By Sandra Venton Master Gardener
Roses are considered to be picky, fussy, finicky, and a host of other pejorative adjectives denigrating them, but they strike a chord in the hearts of many gardeners, including myself. I planted by first rose in 1957 when I was ten years old – it was ‘Virgo’, a hybrid tea, and of course it lasted for one year, and promptly passed away during the next winter. Regroup and replant. Next came the hybrid tea ‘The Doctor’ in 1959, and it managed to last for 2 years, and then it also gave up the ghost.
Of course, when I was 5 years old I managed to save our next-door-neighbor’s house from burning down – we had a rose in the backyard which had never flowered, but I used to go out every day during the summers to see if a bud was forming. One never did, but I did see that their kitchen curtains were on fire and hollered for my mother who rushed out saw what was happening, and ran next door, where our neighbour was on the front porch talking to friends. It was a pot of oil which had caught fire and spread to the curtains. Firemen came and put it out, and I was thanked, and from that day on, roses were my passion. And amazingly enough, the rosebush flowered the next year!
But I digress. The Parkland series of roses and the Explorer series of roses were especially hybridized, both at Morden, Manitoba for the Parklands, and at Assomption, Quebec for the Explorers. Of the Parkland roses, I myself have grown ‘Morden Blush’, ‘Morden Centennial’, ‘Morden Ruby’, ‘Adelaide Hoodless’, ‘Cuthbert Grant’, ‘Morden Amorette’, ‘Hope for Humanity’, ‘Morden Belle’, ‘Morden Cardinette’ and ‘Prairie Dawn’. They are considered to be the most hardy, to Zone 3. The Explorer roses are slightly less hardy, but that hasn’t stopped me from planting ‘William Baffin’, ‘John Davis’, ‘Lambert Closse’, ‘Captain Samuel Holland’ and Henry Hudson’, but of all of those, I still have the first 3 growing like crazy without any special attention.
When I moved into my house in 1984 I had a clean palette with which to work. And I planted hybrid teas, floribundas, grandifloras and miniature roses, 135 in all. I babied them, covered them in the fall, uncovered them in the spring, and lost about 2 each year until I came down with pneumonia a good eight years later, wasn’t able to cover and uncover and baby them, and lost pretty much all of them.
Again, regroup and replant. The David Austin roses came next – ‘Sharifa Asma’, ‘The Dove’, ‘The Prioress’, ‘L. D. Braithwaite’, ‘Leander’, and the list went on, and again, came down with some sort of plague, wasn’t able to baby and cover them, and lost them all.
And that’s when I graduated to the Parkland and Explorer roses. And life was good, and I had roses and my garden looked decent, other than an ‘Alika’ rose (from Russia) which bloomed beautifully, but suckered all over the garden at will. I’m still trying to get rid of it, but I suspect that it will outlive me. Just a cautionary tale – if somebody gives you something and says that it might sucker, believe it!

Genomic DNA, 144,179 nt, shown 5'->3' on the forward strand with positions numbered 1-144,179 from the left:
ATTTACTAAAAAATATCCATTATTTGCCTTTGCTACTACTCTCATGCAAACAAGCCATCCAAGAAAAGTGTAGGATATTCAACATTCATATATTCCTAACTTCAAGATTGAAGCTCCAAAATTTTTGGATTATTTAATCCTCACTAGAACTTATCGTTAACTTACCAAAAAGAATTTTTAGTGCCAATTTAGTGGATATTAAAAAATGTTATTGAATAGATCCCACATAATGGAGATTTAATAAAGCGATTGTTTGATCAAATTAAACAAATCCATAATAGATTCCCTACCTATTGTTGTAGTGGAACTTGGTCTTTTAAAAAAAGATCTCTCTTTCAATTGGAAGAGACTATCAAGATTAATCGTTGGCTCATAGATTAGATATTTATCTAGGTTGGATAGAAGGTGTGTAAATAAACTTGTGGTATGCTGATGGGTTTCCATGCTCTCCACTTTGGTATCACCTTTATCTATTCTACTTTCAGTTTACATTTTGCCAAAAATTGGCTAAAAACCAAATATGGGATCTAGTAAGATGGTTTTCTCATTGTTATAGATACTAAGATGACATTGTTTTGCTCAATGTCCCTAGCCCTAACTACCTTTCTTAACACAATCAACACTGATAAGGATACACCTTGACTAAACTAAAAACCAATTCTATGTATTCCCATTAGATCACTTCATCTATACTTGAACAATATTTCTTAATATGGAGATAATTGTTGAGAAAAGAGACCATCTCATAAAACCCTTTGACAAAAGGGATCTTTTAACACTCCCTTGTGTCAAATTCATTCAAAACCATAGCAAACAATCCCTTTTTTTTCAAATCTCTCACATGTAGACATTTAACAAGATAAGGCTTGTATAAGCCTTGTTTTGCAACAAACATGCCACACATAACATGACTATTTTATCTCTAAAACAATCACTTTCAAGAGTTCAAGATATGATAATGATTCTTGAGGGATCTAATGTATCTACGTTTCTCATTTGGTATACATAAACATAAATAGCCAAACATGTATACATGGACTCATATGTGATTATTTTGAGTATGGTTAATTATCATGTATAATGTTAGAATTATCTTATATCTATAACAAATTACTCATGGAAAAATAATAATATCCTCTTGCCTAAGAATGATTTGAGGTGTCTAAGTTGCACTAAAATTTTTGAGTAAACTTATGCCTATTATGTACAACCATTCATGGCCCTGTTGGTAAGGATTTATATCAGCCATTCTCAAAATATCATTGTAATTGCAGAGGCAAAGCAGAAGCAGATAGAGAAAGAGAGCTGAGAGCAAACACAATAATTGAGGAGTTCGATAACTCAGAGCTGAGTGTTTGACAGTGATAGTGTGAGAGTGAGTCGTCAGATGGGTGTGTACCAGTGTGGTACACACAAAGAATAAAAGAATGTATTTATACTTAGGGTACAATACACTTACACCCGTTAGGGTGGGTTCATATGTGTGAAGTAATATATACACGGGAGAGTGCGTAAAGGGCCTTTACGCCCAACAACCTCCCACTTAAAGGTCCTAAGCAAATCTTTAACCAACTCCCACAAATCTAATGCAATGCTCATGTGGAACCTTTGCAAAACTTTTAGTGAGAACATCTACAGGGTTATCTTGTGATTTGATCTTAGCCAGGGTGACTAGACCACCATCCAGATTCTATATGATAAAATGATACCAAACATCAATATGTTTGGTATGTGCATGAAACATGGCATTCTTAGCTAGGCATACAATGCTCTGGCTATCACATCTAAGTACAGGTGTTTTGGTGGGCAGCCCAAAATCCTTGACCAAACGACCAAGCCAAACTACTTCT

I missed the big, blowsy roses with the fabulous fragrances, and went back to the David Austins, planted them in a raised bed behind the house where it’s protected against the north winds, and cover them each fall after the ground freezes. I lost my ‘Queen of Sweden’ because I covered them too early. Voles got in under the leaf covering and chewed it below the graft. Exit ‘Queen of Sweden’, which I am still trying to replace! But there are probably around 9 or 10 in the bed and a few scattered around the garden. I didn’t cover them with the oak leaves as usual this year, but mounded soil well above the graft of each rose, and what with the snow (white mulch), that should be good. I hope!
The oak leaves don’t disintegrate over the winter and come through in the spring in the same shape as they were in the fall. Therefore leaving them as a form of leaf mulch as fertilizer is neither feasible nor an option. If it were any other sort of leaf mulch, that might work, however, at the beginning of my rose planting life, I used elm and maple leaves, and they disintegrated into a disgusting mush, and whatever touched the rose canes made the canes turn brown/black. Not a good idea and I have no intention of trying it again.
I don’t fertilize the roses, as we live on a flood plain, and a dry creek bed runs underneath my garden. I have humongous night crawlers in the garden, and I think that their castings do an ample job of enriching my soil. I may, however, have to either populate the raised bed with the night crawlers, or start a regimen of feeding. The jury on that subject is still out.
Life is too short not to have beauty surround you, and the roses do that beautifully in my garden. Martagon lilies are my passion, but their blooms are fleeting and they flower only once a year. The roses just keep on providing beauty and fragrance over the summer, and for that I am thankful. Although the raised bed is just about full, I am not finished and I am making my wish list for 2020 as I write this.
If you’re not prepared to go full-bore into the more tender roses, I would encourage you to try some of the Parkland/Morden or the Explorer roses. Plant them, and stand back!